The Achilles tendon is a tough fibrous band of tissue that attaches the calf muscles to the heel bone. It is the largest tendon in the entire body and the most common tendon in the lower body to rupture.
When the calf muscles flex, the Achilles tendon pulls up on the heel bone and helps us stand on our tip-toes, walk, run, and jump.
We rely on it virtually every time we walk or move our foot. Hence, injuries to the Achilles can be severely debilitating.
The name “Achilles” comes from Greek mythology and its reference to Achilles the Greek warrior in which its stated that his only point of weakness was his heel.
Who is at risk?
Achilles tendon ruptures are common tendon injuries that happen when a person suddenly bends their ankle toward the shin, when they are trying to plantarflex or point their foot into the ground.
Participation in sport or recreational activity is the most common way to rupture the Achilles tendon – approximately 80% of injuries occur this way! For example, sports where there is running, cutting, jumping or bouncing on one’s feet like a gymnast or a basketball player can increase the risk of having this type of injury.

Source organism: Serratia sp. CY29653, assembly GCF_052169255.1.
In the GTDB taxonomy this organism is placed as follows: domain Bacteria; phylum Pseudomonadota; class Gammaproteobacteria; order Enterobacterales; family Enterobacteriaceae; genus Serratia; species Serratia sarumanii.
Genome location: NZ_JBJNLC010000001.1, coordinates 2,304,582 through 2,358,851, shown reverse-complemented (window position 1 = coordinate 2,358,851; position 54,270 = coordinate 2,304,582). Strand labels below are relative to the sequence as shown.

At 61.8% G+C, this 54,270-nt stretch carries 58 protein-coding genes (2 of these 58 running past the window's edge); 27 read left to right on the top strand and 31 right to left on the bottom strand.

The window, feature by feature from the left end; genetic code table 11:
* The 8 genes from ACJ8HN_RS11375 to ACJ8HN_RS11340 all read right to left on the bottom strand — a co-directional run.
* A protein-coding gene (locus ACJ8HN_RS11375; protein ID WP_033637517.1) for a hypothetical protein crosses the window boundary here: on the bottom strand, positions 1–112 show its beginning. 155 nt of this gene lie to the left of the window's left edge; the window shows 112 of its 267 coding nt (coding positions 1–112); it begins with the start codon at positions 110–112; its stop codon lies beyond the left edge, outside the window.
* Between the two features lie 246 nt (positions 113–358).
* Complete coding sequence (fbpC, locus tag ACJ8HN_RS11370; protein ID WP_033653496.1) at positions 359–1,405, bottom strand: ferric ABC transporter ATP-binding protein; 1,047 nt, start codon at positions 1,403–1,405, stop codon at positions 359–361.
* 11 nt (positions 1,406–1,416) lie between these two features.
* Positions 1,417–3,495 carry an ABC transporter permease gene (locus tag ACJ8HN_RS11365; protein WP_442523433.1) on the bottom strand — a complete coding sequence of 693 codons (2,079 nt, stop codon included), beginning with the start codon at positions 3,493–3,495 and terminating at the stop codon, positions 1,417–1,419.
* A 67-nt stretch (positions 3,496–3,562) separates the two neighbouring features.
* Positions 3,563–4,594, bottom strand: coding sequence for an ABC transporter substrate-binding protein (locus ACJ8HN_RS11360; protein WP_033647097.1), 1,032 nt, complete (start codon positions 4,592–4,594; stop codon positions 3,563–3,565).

About 10% of Achilles tendon ruptures occur in people who have pre-existing Achilles tendinopathy (overuse injury).
Rupture can also occur when falling from a height or stepping into a hole.
This injury also commonly occurs in older adults, particularly men in their 40s.
Men are 2 – 8 x more likely to rupture their Achilles tendon than women.
The use of local corticosteroids injections or certain antibiotics called fluoroquinolones have also been shown to increase the risk of having an Achilles tendon tear. Fluoroquinolones have been shown to weaken the proteins and molecules that surround, support, and give structure to the cells around the Achilles tendons which can weaken then tendon. A patient who has multiple corticosteroid injections without taking the appropriate time to rest and recover can cause proteins like collagen to weaken and cause a decrease in blood supply to the Achilles tendon, effectively weakening the tendon as well.